Advantages and disadvantages of a public limited company?

Limited companies are classified into two types. There are two types of limited companies: private and public. While most firms limited by shares are formed as private corporations, this article examines the advantages and disadvantages of becoming a public limited company.

Advantages of forming a public limited company?

  • Raising cash through a public stock offering - The opportunity to raise share capital is the most obvious advantage of being a public limited company, especially if the company is listed on a recognised exchange. Because it can offer its shares to the public and anyone can invest, the capital that can be raised is often far greater than that of a private limited company.

It is also likely that listing the stock on an exchange will attract investment from hedge funds, mutual funds, and other institutional traders.

  • Increasing the number of shareholders and sharing risk - Offering shares to the general public allows you to spread the risk of firm ownership among a wide number of shareholders. This may allow early investors in the company to profitably sell part of their own shares while still holding a significant position in the company.

Obtaining funding from a diverse group of investors offers some advantages over relying solely on one or two "angel investors," as many private companies would do to promote growth. While an angel investor may bring significant funds and knowledge, the founders may be uneasy with the level of influence over the company's direction that the angel will frequently expect.

  • Other financial options - A public limited business will often find itself in a better position when it comes to other potential sources of money, in addition to share capital. 
Banks and other financial institutions may be more ready to lend to a public limited business, especially one that is publicly traded. The corporation may also be in a better position to negotiate lower interest rates and loan payback arrangements.

Disadvantages of a public limited business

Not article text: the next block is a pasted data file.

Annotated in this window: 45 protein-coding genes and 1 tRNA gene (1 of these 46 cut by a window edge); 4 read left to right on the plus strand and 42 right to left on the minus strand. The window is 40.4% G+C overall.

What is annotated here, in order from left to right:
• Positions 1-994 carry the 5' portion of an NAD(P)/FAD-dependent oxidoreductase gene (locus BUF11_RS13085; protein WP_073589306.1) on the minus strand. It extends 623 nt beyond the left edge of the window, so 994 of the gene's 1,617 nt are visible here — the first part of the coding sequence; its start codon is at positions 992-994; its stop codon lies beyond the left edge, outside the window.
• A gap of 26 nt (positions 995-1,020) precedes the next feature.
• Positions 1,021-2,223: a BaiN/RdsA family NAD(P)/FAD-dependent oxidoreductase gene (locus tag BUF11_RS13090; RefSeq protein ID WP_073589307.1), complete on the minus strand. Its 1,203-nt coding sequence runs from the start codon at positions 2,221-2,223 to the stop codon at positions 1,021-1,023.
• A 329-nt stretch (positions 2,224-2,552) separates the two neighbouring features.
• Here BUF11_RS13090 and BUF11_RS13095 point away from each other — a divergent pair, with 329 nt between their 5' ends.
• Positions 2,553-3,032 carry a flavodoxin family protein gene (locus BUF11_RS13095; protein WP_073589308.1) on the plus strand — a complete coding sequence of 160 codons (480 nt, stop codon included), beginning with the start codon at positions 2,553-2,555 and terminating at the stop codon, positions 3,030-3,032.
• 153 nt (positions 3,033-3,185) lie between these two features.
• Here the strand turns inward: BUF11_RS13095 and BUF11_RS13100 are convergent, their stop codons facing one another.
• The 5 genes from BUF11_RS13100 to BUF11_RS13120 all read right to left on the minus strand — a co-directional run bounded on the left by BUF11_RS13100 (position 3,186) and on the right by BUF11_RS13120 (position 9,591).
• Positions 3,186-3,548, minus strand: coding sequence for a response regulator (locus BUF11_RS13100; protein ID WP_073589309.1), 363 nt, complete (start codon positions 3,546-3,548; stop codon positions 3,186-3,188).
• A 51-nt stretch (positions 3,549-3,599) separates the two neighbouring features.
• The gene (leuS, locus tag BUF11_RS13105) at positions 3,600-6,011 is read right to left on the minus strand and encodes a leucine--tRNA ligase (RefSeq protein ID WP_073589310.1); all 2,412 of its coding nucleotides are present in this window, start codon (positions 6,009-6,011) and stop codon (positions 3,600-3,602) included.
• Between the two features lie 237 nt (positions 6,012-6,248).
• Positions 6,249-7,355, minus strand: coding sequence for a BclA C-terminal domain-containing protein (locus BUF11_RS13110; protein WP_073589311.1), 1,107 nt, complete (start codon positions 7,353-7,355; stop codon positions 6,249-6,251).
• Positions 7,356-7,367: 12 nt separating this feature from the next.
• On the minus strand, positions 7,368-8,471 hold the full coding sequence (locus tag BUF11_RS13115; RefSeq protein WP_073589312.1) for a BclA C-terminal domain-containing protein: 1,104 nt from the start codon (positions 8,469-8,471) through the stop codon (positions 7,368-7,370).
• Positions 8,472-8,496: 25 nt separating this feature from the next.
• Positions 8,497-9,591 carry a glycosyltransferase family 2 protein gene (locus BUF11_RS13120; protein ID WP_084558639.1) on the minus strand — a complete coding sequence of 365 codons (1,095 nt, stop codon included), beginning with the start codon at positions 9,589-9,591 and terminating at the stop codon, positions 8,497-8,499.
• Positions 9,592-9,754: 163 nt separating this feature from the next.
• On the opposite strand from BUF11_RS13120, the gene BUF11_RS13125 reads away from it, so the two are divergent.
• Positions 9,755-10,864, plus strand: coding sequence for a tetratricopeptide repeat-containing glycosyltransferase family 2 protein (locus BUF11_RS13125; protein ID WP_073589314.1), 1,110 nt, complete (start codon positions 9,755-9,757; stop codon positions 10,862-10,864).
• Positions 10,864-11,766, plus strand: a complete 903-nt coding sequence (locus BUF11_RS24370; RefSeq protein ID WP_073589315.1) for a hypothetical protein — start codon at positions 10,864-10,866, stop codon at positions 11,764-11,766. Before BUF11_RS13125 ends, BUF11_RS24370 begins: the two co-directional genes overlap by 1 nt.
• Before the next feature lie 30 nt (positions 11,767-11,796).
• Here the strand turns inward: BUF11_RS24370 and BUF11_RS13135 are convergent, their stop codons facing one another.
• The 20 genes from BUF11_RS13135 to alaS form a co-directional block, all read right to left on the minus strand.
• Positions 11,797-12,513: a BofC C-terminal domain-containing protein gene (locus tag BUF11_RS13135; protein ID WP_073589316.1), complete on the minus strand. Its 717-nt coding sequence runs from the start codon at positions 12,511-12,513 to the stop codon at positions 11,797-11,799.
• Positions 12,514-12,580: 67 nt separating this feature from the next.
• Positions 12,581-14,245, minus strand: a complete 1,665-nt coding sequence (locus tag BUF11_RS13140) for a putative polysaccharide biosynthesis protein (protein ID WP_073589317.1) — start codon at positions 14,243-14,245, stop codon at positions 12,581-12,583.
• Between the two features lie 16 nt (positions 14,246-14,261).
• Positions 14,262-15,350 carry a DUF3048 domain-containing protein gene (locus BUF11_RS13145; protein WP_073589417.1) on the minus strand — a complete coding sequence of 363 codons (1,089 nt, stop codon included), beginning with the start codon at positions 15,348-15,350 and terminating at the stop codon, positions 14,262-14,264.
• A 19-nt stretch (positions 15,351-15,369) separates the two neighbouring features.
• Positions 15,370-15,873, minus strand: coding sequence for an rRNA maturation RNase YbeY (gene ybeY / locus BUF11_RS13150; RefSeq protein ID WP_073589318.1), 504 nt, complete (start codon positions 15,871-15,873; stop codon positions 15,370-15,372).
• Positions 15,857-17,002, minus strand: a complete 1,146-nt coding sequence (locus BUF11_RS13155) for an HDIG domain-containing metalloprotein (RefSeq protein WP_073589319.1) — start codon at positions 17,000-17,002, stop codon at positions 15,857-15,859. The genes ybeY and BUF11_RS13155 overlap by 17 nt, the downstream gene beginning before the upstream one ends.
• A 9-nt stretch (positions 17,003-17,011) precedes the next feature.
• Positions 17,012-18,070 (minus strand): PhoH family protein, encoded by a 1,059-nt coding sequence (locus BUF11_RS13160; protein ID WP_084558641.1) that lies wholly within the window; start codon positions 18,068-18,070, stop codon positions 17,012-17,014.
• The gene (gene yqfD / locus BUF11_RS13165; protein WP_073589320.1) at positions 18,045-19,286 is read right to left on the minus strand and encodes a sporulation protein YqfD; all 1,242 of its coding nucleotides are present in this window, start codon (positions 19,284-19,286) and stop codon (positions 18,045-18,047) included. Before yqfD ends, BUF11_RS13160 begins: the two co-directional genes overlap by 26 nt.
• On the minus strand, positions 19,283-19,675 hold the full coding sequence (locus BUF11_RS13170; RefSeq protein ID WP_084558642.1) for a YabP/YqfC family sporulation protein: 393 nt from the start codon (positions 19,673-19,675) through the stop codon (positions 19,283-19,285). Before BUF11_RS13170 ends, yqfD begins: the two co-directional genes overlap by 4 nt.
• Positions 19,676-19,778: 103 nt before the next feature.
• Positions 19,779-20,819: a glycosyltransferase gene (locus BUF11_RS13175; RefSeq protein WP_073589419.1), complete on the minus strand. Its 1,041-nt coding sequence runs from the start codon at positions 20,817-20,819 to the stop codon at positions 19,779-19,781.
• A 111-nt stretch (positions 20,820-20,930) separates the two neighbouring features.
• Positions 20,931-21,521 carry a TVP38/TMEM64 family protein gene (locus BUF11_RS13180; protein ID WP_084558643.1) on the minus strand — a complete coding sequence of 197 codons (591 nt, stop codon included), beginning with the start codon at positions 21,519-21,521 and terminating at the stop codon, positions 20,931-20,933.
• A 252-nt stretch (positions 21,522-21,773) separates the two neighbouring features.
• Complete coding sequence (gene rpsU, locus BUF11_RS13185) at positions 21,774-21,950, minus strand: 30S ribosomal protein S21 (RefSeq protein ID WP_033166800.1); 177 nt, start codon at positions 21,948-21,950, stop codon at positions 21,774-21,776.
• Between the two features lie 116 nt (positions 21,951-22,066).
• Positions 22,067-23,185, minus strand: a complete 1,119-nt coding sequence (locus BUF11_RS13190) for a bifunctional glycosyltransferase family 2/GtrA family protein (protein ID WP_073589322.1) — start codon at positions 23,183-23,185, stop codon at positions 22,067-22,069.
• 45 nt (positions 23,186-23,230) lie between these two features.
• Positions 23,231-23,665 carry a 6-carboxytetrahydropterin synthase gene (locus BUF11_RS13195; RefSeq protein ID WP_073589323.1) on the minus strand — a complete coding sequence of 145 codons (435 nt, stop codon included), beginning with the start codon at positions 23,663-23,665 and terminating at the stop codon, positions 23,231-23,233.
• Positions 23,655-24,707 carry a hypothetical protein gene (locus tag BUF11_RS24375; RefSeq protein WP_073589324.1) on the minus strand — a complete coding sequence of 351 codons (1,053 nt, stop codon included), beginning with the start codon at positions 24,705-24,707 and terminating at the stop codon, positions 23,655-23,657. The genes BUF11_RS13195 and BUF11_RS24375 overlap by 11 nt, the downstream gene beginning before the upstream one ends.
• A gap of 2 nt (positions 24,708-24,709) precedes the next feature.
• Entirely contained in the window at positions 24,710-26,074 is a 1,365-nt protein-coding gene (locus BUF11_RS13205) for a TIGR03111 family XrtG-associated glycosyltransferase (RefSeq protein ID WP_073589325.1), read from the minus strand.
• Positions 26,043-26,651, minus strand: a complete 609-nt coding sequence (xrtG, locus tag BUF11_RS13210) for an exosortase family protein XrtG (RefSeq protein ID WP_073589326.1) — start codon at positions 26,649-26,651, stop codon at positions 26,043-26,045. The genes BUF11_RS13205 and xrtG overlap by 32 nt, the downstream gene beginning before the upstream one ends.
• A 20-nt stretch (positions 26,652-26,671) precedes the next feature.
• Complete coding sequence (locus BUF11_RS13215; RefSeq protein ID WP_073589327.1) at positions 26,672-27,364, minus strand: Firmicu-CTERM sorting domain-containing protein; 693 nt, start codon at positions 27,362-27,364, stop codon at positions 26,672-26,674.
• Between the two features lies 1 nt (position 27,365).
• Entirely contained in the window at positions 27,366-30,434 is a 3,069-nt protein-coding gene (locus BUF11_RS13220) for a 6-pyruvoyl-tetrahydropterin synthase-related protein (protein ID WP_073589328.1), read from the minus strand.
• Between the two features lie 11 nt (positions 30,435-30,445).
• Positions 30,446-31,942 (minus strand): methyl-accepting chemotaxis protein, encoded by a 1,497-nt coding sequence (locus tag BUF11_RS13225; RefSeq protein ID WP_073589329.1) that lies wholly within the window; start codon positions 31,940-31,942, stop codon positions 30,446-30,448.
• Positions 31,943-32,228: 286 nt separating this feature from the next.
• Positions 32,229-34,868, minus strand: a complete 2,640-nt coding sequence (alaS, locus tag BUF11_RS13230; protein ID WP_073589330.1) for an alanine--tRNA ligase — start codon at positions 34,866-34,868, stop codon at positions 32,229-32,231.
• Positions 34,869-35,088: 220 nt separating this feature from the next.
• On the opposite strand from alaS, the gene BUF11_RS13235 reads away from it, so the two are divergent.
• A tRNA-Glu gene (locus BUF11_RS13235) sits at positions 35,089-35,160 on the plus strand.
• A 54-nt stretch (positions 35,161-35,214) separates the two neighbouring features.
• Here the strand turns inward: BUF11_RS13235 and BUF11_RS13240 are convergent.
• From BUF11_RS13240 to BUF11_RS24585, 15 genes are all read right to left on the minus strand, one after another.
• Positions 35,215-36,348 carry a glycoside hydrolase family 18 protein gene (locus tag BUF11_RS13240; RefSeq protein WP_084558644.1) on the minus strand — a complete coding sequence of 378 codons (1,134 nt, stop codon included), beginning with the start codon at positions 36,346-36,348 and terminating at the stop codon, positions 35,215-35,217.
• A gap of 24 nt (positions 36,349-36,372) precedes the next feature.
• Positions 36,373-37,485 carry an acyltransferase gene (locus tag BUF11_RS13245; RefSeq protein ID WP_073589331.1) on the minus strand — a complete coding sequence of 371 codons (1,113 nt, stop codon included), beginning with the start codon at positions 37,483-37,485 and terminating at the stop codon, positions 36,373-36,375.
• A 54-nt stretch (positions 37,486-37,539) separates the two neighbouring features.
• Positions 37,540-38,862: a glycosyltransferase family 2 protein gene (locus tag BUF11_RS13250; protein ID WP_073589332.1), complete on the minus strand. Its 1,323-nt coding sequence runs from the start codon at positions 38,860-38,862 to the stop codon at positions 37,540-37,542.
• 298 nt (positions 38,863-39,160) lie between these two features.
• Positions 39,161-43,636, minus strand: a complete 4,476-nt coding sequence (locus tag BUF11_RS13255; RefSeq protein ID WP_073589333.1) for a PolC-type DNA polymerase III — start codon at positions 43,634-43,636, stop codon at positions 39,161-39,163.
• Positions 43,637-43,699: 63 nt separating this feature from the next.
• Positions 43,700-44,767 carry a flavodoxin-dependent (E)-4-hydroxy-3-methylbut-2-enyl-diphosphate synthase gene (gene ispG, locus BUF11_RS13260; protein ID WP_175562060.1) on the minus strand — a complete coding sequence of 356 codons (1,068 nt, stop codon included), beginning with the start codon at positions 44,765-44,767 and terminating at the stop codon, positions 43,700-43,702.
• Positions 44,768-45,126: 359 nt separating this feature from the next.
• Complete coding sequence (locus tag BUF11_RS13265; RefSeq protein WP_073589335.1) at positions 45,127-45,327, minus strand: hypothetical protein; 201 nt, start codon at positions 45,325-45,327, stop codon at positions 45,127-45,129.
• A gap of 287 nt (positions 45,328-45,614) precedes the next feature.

• Short-termism - When a public limited firm is listed, the market might exert additional pressure. The share price of a corporation symbolises its market value, and (possible) investors will often expect a substantial return. There will be a desire for the share price to rise in addition to dividends paid from profits.

This kind of emphasis on the share price, which is normally not as immediate in a private company, can cause the board to focus almost entirely on short-term results. As a result, they may overlook strategic possibilities or dangers, failing to achieve the greatest results for the company in the long run.

  • More susceptible to takeovers - If a majority of shareholders consent to a bid, a corporation may become subject to a hostile takeover. Because shares are freely transferable, a potential bidder can accumulate a shareholding prior to initiating a bid effort.

  • The initial financial commitment is greater - A public limited corporation requires a larger financial investment than a private limited corporation. To begin trading, the corporation must have at least £50,000 in nominal share capital, at least 25% of which must be paid up. That means at least £12,500 must be invested in the company, whereas in a private firm, a single share of (say) £0.01 might be issued — and not even paid for!

The costs of forming a corporation may also be expensive, especially if the organisation's requirements are complex.

If the company's stock is to be listed on a stock exchange, it will normally hire legal and investment professionals to advise and oversee the listing process. Other expenses will be incurred in order to receive a listing. Persona Finance [] can provide business and financial guidance.